Baseball Magazine

Stealing Signs - Part 1: How Teams Get Them and Give Them

By Meachrm @BaseballBTYard
Disclaimer:  In the major leagues, every time a team gets caught or is even suspected of stealing signs from a catcher, there is always debate as to the ethics and morality of doing so.  For these posts, I will avoid the controversy and simply stick to the ways teams typically get them and give them (Part 1).  We can then use that information to determine if your signs are being stolen (Part 2) and then provide ways on how to prevent a team from doing it (Part 3).  
PART 1: How to get them and give them
First and foremost, it is important to note that, in most cases, teams that know what pitch is coming overwhelming get that information from pitchers who tip-off their pitches.  Below are just some of the many ways it is unintentionally done on the part of pitchers.

Stealing signs - Part 1:  How teams get them and give them

Bad habits pitchers get into after
getting the sign is what most batters
will look for to know what's coming.

  • Turning the glove a certain way after getting the sign from the catcher.  The movement often is different based on the type of pitch.
  • Widening the glove after the sign.  Usually a change-up or some other off-speed pitch.
  • Changes in the pace of the delivery.
  • Gripping the pitch too quickly when the ball is held down by the leg or behind the back in the stretch position.  Batters may see it before it enters the glove in the set position.
  • Changing the wrist position on various pitches.  “Hooking” the wrist way too early on breaking pitches is an example.  Flattening the wrist usually means change-up.

There are many other small, almost undetectable habits pitchers get into that can cause a batter or an entire team to know what’s coming on the next pitch.  Outside of those, a team would need to steal the signs from the catcher and then relay them to the batter for it to work.
Here are the two ways that it is most commonly done.
Improper catcher signaling.Young and/or inexperienced catchers frequently give signs incorrectly.  Sometimes their sign is visible to multiple people on the offensive team.  If the fingers used to determine the pitch are given too low or too high, the offensive team may be able to pick them up.  After watching a few pitches to make sure they correctly have the sign or sequence of signs, usually a base coach or bench player who can see the signs would relay a verbal sign to the batter to let him know what is coming.  It could be saying the batter’s number if a fastball is coming or possibly the batter’s first name if a change-up is on the way.  A base coach or bench player could also place his hands on his hips for a breaking pitch and on his knees for a fastball.  The batter would just glance at the coach or player just after the sign is given to the pitcher.  There are endless possibilities but obviously the offensive team would determine beforehand what the verbal signs would be so there is consistency.  Teams usually come up with a standard sign for “I don’t know” which tells the batter that the “sign stealer” was not able to pick it up that time.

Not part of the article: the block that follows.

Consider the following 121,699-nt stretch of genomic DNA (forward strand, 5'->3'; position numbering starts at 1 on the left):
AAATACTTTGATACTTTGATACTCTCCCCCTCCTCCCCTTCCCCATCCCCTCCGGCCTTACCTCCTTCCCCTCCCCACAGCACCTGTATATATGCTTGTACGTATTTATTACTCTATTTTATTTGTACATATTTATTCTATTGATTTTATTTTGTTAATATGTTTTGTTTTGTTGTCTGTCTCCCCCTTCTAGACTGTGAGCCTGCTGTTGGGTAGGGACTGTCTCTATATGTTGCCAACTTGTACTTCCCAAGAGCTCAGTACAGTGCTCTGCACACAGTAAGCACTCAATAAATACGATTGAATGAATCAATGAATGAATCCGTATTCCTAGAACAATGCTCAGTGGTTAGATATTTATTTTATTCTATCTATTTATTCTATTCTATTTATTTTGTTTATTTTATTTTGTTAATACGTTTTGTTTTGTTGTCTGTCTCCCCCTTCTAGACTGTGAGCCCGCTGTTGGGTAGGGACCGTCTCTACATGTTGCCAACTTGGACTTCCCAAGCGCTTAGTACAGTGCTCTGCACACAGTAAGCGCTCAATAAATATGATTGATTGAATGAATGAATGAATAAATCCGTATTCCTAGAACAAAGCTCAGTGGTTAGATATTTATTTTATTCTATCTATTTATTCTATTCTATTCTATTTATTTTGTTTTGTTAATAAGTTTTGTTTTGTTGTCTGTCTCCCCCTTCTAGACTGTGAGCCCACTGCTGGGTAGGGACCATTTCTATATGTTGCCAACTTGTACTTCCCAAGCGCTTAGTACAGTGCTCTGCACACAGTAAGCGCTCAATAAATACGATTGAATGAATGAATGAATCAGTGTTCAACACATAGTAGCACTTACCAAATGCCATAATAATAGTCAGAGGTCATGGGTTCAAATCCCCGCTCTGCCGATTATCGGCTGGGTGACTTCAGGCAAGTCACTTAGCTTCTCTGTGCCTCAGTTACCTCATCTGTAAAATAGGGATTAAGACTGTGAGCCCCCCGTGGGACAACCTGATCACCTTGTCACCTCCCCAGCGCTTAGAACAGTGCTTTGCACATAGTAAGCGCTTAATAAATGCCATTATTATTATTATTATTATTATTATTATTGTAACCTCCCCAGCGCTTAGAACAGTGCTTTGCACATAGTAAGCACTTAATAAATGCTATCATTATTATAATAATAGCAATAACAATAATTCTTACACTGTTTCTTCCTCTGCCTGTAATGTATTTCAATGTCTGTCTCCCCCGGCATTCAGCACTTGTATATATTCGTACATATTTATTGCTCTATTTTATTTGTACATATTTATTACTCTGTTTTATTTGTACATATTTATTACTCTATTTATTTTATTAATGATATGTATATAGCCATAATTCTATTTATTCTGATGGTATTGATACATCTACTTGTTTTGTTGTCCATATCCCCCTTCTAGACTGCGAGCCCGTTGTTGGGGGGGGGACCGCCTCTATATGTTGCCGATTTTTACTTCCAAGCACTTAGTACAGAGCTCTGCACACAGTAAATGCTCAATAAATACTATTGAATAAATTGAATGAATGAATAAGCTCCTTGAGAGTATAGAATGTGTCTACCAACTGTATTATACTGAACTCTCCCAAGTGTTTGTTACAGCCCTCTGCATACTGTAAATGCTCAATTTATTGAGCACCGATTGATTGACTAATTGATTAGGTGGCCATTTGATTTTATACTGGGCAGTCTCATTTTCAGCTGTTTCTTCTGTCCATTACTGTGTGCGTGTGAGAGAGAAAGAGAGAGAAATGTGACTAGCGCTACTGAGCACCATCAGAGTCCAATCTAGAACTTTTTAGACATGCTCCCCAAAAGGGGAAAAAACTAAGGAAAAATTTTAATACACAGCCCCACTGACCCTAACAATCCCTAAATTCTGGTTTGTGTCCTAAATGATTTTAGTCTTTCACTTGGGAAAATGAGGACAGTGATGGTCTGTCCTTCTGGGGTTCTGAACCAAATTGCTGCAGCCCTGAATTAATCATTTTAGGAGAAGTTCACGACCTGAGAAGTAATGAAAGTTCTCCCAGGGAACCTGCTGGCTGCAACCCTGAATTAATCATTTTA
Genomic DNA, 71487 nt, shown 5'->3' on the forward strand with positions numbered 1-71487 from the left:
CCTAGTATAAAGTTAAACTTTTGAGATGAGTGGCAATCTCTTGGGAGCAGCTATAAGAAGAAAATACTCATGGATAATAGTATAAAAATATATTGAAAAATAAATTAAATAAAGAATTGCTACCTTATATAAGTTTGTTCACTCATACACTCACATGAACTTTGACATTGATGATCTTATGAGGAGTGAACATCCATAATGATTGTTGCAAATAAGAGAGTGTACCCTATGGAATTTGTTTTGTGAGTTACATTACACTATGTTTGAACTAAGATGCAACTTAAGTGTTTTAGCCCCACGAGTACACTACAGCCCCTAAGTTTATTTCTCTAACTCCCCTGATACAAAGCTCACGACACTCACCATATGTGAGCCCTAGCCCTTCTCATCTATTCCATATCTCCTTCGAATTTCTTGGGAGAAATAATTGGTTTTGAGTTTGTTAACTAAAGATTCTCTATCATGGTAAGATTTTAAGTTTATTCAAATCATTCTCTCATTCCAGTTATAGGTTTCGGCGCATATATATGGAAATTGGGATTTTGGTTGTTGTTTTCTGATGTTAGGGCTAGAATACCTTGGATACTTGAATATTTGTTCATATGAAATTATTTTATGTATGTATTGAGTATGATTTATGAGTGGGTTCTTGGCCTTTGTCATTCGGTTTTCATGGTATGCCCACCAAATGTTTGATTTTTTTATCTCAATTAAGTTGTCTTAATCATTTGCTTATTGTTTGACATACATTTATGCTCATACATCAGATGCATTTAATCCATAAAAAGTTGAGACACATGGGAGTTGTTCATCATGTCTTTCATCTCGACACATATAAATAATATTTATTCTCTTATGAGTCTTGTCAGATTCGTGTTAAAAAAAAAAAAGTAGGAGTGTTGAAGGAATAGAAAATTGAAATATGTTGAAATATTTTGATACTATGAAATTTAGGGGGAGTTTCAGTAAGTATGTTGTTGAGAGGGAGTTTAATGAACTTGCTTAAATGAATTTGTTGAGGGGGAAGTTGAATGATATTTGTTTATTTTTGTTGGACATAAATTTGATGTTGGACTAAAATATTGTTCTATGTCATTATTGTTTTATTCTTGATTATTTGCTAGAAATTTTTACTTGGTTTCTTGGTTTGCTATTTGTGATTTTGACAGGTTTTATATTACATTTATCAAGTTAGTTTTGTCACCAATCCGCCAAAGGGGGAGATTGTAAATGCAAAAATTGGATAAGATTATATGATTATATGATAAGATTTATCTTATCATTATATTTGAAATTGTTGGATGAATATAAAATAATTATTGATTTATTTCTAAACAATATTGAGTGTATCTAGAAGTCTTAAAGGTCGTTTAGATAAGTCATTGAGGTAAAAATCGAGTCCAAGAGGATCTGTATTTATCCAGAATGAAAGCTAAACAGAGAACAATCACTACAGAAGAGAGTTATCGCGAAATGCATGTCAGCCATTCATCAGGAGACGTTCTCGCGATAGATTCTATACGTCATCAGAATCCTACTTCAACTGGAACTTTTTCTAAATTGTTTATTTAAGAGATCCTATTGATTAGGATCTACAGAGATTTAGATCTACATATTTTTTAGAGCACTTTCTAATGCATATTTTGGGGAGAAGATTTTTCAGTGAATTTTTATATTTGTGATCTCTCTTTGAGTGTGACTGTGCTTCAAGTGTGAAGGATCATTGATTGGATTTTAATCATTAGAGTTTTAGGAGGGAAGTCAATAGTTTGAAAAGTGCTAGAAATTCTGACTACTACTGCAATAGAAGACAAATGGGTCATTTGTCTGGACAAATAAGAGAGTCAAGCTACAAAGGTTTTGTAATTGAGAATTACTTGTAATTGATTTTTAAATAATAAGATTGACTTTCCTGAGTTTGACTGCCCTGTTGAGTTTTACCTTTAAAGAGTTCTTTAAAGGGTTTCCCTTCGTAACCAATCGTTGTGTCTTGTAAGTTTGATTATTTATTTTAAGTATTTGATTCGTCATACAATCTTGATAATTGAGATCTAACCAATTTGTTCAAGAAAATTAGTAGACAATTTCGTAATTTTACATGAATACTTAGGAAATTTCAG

Stealing signs - Part 1:  How teams get them and give them

There are spies among us, especially at 2nd base.

Flashing signs or location.Usually runners at second base are the big culprits when it comes to stealing signs.  Many teams have a standard rule that says that the job of the first runner to get to second base is to figure out what signs the catcher and pitcher are using with runners on second.  Multiple signs are usually given at the higher levels and it’s his job to decipher the code.  Runners that follow first check to see if the sequence is still accurate and if it is, begin flashing them to batters.  This can be done in a variety of ways. 
  • The most obvious way is to simply tell or show the batter what’s coming with the runners hands.  Runners should NEVER-EVER use this method.  The goal is to not allow anyone in the park to know what you are doing as a team.  It's also very "Little-League-ish."
  • Another method has the batter look at the runner’s eyes.  After the sign is given, if the runner at second turns his head and looks to his right (as if taking a peek at 3rd base) it could mean a particular pitch or location.  Looking to the left (towards 2nd base) would be a different pitch or location.  Continuing to look straight ahead might say “I don’t know” to the batter.
  • A third option has the batter watch the runner’s feet.  After taking a shorter initial lead and stealing the sign from the catcher, the runner may take an additional step towards third base by leading with one foot or the other.  Leading with his right foot first would indicate a certain pitch.  Leading with his left foot (cross-over step) would signal a different pitch.  Staying completely still after the catcher gives the sign might be the “I don’t know” sign.

There are other methods as well.  Teams who are good at it rarely get caught because they do it in such a way where nobody knows what's going on.
Part 2:  How to know if your signs are being stolen.Part 3:  How to prevent your signs from being stolen.

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